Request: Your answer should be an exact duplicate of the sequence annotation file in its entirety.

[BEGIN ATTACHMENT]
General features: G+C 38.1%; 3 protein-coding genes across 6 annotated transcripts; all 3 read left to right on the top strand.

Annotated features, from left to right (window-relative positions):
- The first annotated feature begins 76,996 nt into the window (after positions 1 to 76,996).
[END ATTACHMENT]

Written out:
General features: G+C 38.1%; 3 protein-coding genes across 6 annotated transcripts; all 3 read left to right on the top strand.

Annotated features, from left to right (window-relative positions):
- The first annotated feature begins 76,996 nt into the window (after positions 1 to 76,996).